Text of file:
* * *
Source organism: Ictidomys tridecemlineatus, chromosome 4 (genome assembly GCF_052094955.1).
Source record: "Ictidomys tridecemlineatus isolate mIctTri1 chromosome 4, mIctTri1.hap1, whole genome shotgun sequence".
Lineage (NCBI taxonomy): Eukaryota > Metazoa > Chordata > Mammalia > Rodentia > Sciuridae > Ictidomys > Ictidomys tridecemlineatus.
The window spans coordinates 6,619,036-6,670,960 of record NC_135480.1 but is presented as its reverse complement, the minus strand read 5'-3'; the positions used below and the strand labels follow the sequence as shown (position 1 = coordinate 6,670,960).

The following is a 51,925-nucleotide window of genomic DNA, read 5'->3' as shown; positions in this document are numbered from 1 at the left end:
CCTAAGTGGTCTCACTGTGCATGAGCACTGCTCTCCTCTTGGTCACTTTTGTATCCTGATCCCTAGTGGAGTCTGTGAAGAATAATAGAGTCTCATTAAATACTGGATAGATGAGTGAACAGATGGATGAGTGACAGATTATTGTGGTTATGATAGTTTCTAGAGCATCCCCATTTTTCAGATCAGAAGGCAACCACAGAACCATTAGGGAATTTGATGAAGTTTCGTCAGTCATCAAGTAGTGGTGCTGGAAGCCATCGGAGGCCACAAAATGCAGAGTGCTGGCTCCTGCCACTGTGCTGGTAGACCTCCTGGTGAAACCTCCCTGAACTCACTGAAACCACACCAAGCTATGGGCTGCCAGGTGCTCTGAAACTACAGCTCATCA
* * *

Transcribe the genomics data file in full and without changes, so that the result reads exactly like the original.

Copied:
Source organism: Ictidomys tridecemlineatus, chromosome 4 (genome assembly GCF_052094955.1).
Source record: "Ictidomys tridecemlineatus isolate mIctTri1 chromosome 4, mIctTri1.hap1, whole genome shotgun sequence".
Lineage (NCBI taxonomy): Eukaryota > Metazoa > Chordata > Mammalia > Rodentia > Sciuridae > Ictidomys > Ictidomys tridecemlineatus.
The window spans coordinates 6,619,036-6,670,960 of record NC_135480.1 but is presented as its reverse complement, the minus strand read 5'-3'; the positions used below and the strand labels follow the sequence as shown (position 1 = coordinate 6,670,960).

The following is a 51,925-nucleotide window of genomic DNA, read 5'->3' as shown; positions in this document are numbered from 1 at the left end:
CCTAAGTGGTCTCACTGTGCATGAGCACTGCTCTCCTCTTGGTCACTTTTGTATCCTGATCCCTAGTGGAGTCTGTGAAGAATAATAGAGTCTCATTAAATACTGGATAGATGAGTGAACAGATGGATGAGTGACAGATTATTGTGGTTATGATAGTTTCTAGAGCATCCCCATTTTTCAGATCAGAAGGCAACCACAGAACCATTAGGGAATTTGATGAAGTTTCGTCAGTCATCAAGTAGTGGTGCTGGAAGCCATCGGAGGCCACAAAATGCAGAGTGCTGGCTCCTGCCACTGTGCTGGTAGACCTCCTGGTGAAACCTCCCTGAACTCACTGAAACCACACCAAGCTATGGGCTGCCAGGTGCTCTGAAACTACAGCTCATCA